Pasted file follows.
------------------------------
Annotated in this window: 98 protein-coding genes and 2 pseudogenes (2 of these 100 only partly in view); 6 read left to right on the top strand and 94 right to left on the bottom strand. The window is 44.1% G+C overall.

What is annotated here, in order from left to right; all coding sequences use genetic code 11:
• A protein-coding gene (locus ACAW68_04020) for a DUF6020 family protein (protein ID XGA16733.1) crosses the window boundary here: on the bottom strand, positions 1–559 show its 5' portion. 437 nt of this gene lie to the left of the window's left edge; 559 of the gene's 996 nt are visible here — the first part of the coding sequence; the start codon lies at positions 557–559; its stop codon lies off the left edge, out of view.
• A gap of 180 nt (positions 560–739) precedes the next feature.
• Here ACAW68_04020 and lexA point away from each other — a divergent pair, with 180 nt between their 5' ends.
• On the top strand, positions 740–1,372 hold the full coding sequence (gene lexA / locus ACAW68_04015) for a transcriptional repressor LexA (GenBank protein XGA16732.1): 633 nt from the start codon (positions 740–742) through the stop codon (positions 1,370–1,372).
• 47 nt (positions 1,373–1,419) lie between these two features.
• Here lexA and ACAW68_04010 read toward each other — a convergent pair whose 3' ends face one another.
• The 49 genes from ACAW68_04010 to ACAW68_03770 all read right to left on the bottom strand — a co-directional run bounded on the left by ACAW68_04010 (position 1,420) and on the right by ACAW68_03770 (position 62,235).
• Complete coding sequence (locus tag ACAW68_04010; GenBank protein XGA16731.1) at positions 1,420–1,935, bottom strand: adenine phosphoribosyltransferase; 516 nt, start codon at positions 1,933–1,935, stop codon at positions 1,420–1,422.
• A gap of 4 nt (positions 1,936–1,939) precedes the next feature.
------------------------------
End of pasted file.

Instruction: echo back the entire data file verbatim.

Annotated in this window: 98 protein-coding genes and 2 pseudogenes (2 of these 100 only partly in view); 6 read left to right on the top strand and 94 right to left on the bottom strand. The window is 44.1% G+C overall.

What is annotated here, in order from left to right; all coding sequences use genetic code 11:
• A protein-coding gene (locus ACAW68_04020) for a DUF6020 family protein (protein ID XGA16733.1) crosses the window boundary here: on the bottom strand, positions 1–559 show its 5' portion. 437 nt of this gene lie to the left of the window's left edge; 559 of the gene's 996 nt are visible here — the first part of the coding sequence; the start codon lies at positions 557–559; its stop codon lies off the left edge, out of view.
• A gap of 180 nt (positions 560–739) precedes the next feature.
• Here ACAW68_04020 and lexA point away from each other — a divergent pair, with 180 nt between their 5' ends.
• On the top strand, positions 740–1,372 hold the full coding sequence (gene lexA / locus ACAW68_04015) for a transcriptional repressor LexA (GenBank protein XGA16732.1): 633 nt from the start codon (positions 740–742) through the stop codon (positions 1,370–1,372).
• 47 nt (positions 1,373–1,419) lie between these two features.
• Here lexA and ACAW68_04010 read toward each other — a convergent pair whose 3' ends face one another.
• The 49 genes from ACAW68_04010 to ACAW68_03770 all read right to left on the bottom strand — a co-directional run bounded on the left by ACAW68_04010 (position 1,420) and on the right by ACAW68_03770 (position 62,235).
• Complete coding sequence (locus tag ACAW68_04010; GenBank protein XGA16731.1) at positions 1,420–1,935, bottom strand: adenine phosphoribosyltransferase; 516 nt, start codon at positions 1,933–1,935, stop codon at positions 1,420–1,422.
• A gap of 4 nt (positions 1,936–1,939) precedes the next feature.